One such equipment manufacturer reports this evening after the closing bell, as most traders prep for whichever holiday they observe. That firm is the high-tech Intuitive Surgical (ISRG) . Closing on Wednesday evening at $525, down 6.5% on the day ahead of the numbers, this $60 billion company that some amongst us may have never heard of, will provide both pleasure and pain to traders who do stick around after the bell.
I don't think I will play this game today, at least not in any kind of size. If you do find yourself behind the eight ball, and do go there, be aware that ISRG has already traded in a range spanning nearly 150 points in 2019, and closed very precariously on Wednesday, close to the lows of March. If this spot in the low $520's does break, this stock could go a long way. A lot depends on what happens should the stock try to retake it's own 200 day SMA. Be careful. Careful enough to walk away.
Worthy of a Look
You guys give a rat's tail about Pinterest (PINS) ? Yeah, me neither. I saw the $19 pricing, the $12.7 billion valuation. I know those on the site are more apt to be looking to spend than maybe elsewhere. Fertile ground for advertisers. For everyone that does care, I wish them well. Just does nothing for me. Revenues are growing. Losses are contracting. There is some merit. Took a look. As a consumer, I felt more interested in mowing my lawn, or checking to see if those lousy birds had bombed my car again. I won't be in this foxhole with you.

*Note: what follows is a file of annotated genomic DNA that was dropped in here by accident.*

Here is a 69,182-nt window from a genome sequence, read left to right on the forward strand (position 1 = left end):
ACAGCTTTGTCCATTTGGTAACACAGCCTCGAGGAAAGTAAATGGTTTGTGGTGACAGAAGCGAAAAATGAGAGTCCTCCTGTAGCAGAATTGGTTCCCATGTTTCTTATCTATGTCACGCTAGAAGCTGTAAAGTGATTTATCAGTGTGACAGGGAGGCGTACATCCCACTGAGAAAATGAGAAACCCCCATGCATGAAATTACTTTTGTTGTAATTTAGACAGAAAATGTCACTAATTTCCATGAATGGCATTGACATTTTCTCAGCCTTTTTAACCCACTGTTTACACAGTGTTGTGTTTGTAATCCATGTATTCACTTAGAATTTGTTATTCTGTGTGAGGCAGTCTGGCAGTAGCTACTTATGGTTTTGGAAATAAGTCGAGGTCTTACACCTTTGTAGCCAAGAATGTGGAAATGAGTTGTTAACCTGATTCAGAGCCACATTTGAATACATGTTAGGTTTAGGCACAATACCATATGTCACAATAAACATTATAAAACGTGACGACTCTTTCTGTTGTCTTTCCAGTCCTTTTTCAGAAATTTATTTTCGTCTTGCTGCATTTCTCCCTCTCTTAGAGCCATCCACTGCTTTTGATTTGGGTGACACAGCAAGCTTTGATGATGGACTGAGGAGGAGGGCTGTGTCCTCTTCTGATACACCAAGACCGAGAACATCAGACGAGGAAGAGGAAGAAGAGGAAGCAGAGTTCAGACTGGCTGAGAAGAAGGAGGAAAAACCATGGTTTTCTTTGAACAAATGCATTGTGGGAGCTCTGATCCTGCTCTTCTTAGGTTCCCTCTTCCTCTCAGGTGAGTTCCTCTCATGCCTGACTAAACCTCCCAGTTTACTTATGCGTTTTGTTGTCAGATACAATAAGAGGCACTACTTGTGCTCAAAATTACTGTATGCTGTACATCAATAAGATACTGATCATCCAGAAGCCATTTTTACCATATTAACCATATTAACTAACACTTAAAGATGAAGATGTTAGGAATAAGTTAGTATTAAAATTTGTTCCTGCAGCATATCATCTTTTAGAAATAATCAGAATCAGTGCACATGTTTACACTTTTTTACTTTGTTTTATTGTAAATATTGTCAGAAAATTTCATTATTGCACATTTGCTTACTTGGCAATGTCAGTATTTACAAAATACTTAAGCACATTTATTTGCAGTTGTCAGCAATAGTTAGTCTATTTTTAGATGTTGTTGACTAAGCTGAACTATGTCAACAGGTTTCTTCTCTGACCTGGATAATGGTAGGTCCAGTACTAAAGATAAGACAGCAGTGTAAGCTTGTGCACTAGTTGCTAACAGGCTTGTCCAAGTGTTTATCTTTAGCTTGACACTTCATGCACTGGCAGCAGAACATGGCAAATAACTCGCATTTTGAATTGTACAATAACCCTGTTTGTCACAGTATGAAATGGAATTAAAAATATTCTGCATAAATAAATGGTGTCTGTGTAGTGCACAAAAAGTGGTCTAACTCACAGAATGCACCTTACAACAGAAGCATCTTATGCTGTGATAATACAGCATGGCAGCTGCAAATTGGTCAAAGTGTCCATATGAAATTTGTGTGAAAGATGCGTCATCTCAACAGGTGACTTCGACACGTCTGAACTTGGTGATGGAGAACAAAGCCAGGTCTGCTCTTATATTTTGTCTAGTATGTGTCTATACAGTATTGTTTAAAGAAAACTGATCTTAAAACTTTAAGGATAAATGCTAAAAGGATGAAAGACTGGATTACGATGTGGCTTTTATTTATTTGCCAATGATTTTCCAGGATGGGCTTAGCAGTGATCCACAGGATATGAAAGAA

As for Zoom (ZOOM) , I'll have to see where the stock opens, and how it trades, but I do have some theoretical interest going in. The $36 pricing did, like with Pinterest, come above the projected range. The firm is at least paper profitable. A unicorn that has made money. Positive cash flow. That's at least of interest to me. I know, the competition for what they do... shared video conferencing is stiff, a space already occupied by Cisco (CSCO) , and Microsoft (MSFT) through Skype. Perhaps this means the firm dies a slow death. Perhaps ZOOM is eventually gobbled up. Either way, I think the stock is at least worthy of a look.
Large Buyer With More Behind
You guys are going to love this one. Because I am one of those weirdos that looks at just about everything. I saw a piece in the Nikkei Asian Review on Wednesday that both made me chuckle, and left me shaking my head in profound sadness. We all know that as the Fed has halted the expansion of it's balance sheet, and worked toward managing down that risk, and as the ECB has less successfully tried to get there, that the Bank of Japan has continued to purchase a targeted $6 trillion worth of yen in new assets per year. What could go wrong?